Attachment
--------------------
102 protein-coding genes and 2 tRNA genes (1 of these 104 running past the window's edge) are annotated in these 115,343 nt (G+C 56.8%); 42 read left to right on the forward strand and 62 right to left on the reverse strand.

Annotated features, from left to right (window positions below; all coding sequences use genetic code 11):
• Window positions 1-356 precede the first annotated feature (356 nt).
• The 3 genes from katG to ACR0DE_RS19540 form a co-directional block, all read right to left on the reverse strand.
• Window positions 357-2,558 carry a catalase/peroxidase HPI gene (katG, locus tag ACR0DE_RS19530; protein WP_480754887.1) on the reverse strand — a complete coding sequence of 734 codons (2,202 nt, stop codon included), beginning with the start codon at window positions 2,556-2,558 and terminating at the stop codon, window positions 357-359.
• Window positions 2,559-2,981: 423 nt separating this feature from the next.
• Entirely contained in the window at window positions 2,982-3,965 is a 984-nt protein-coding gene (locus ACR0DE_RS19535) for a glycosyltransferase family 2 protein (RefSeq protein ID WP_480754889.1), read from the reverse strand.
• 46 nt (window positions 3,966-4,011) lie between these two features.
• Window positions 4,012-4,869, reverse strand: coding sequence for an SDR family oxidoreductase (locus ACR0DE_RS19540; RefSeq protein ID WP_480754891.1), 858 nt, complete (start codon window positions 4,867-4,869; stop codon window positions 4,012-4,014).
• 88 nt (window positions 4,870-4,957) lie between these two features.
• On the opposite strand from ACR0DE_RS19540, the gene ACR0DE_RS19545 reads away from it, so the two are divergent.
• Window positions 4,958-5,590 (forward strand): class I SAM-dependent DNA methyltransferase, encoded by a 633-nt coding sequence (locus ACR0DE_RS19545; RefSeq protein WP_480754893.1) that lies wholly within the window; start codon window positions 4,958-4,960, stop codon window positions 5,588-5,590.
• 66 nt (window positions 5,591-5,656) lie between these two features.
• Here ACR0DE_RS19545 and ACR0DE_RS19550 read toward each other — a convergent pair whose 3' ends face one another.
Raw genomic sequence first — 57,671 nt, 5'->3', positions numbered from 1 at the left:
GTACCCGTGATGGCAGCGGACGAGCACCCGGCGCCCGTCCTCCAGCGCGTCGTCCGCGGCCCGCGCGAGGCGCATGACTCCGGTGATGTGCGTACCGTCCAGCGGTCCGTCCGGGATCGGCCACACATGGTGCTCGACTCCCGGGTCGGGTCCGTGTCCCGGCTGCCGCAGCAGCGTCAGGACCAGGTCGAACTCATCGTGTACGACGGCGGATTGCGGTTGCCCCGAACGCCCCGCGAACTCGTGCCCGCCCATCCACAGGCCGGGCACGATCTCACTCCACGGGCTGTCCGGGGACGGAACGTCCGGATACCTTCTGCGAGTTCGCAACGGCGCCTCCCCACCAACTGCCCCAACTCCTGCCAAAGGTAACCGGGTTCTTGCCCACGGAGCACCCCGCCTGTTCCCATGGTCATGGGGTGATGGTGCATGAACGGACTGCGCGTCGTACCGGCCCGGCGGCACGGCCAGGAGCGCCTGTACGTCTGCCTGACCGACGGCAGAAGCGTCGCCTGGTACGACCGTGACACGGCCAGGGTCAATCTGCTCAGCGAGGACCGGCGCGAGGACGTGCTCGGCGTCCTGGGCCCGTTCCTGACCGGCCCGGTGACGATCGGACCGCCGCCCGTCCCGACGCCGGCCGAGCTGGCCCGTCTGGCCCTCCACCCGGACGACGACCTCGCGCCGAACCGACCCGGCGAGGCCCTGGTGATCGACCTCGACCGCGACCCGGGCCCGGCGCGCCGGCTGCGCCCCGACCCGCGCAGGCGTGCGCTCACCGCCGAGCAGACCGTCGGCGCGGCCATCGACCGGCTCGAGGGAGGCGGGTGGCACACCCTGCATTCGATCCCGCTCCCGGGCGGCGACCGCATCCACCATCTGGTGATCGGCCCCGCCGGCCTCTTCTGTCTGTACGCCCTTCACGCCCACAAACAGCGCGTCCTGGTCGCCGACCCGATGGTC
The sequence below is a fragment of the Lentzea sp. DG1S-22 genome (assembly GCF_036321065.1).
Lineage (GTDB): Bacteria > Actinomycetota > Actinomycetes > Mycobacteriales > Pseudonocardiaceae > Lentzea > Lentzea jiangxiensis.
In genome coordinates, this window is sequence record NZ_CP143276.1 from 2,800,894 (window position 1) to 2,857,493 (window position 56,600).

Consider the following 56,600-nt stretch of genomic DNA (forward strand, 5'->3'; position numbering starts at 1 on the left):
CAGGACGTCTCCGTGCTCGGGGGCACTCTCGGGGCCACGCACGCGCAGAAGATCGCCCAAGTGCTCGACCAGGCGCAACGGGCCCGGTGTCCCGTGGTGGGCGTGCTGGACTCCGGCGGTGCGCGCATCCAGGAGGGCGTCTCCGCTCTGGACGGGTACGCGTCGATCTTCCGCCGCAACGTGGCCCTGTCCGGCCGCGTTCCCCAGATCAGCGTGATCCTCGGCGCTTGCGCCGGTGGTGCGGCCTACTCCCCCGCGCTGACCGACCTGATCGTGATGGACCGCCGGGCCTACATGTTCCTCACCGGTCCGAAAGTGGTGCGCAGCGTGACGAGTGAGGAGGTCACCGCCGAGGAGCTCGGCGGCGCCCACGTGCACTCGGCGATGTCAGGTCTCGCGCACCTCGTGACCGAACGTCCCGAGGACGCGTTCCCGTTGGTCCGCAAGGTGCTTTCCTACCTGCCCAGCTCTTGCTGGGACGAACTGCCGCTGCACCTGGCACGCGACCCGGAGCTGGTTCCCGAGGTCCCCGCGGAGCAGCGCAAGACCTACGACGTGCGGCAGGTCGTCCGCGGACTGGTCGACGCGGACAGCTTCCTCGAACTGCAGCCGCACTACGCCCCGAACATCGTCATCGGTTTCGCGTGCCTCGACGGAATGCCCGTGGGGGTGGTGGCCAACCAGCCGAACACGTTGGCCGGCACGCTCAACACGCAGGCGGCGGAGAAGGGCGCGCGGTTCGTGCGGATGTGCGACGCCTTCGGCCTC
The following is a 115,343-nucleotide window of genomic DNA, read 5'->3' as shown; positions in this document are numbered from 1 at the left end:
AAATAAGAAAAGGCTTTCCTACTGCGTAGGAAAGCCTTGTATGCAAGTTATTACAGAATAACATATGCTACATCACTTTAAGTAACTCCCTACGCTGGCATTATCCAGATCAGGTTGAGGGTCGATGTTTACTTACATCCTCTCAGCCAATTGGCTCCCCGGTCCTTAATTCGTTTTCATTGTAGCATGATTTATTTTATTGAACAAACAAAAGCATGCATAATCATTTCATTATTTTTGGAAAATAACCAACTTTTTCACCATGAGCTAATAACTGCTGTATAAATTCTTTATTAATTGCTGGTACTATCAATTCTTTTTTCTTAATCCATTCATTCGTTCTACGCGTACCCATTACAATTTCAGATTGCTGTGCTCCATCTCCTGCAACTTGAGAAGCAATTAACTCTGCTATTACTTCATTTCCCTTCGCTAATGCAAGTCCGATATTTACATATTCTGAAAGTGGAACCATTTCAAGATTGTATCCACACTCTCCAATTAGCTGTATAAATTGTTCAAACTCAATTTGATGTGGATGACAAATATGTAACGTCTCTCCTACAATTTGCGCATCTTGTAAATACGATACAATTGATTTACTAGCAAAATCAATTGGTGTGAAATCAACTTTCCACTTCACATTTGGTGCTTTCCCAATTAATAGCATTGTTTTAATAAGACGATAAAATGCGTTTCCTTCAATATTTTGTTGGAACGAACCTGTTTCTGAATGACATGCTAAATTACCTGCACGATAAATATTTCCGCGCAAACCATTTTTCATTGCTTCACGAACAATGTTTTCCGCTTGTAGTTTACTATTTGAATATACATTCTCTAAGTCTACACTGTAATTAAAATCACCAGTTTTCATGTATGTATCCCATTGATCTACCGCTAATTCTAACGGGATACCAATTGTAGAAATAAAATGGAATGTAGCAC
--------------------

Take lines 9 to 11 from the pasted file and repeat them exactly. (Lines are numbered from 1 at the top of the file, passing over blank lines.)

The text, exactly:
• Window positions 4,012-4,869, reverse strand: coding sequence for an SDR family oxidoreductase (locus ACR0DE_RS19540; RefSeq protein ID WP_480754891.1), 858 nt, complete (start codon window positions 4,867-4,869; stop codon window positions 4,012-4,014).
• 88 nt (window positions 4,870-4,957) lie between these two features.
• On the opposite strand from ACR0DE_RS19540, the gene ACR0DE_RS19545 reads away from it, so the two are divergent.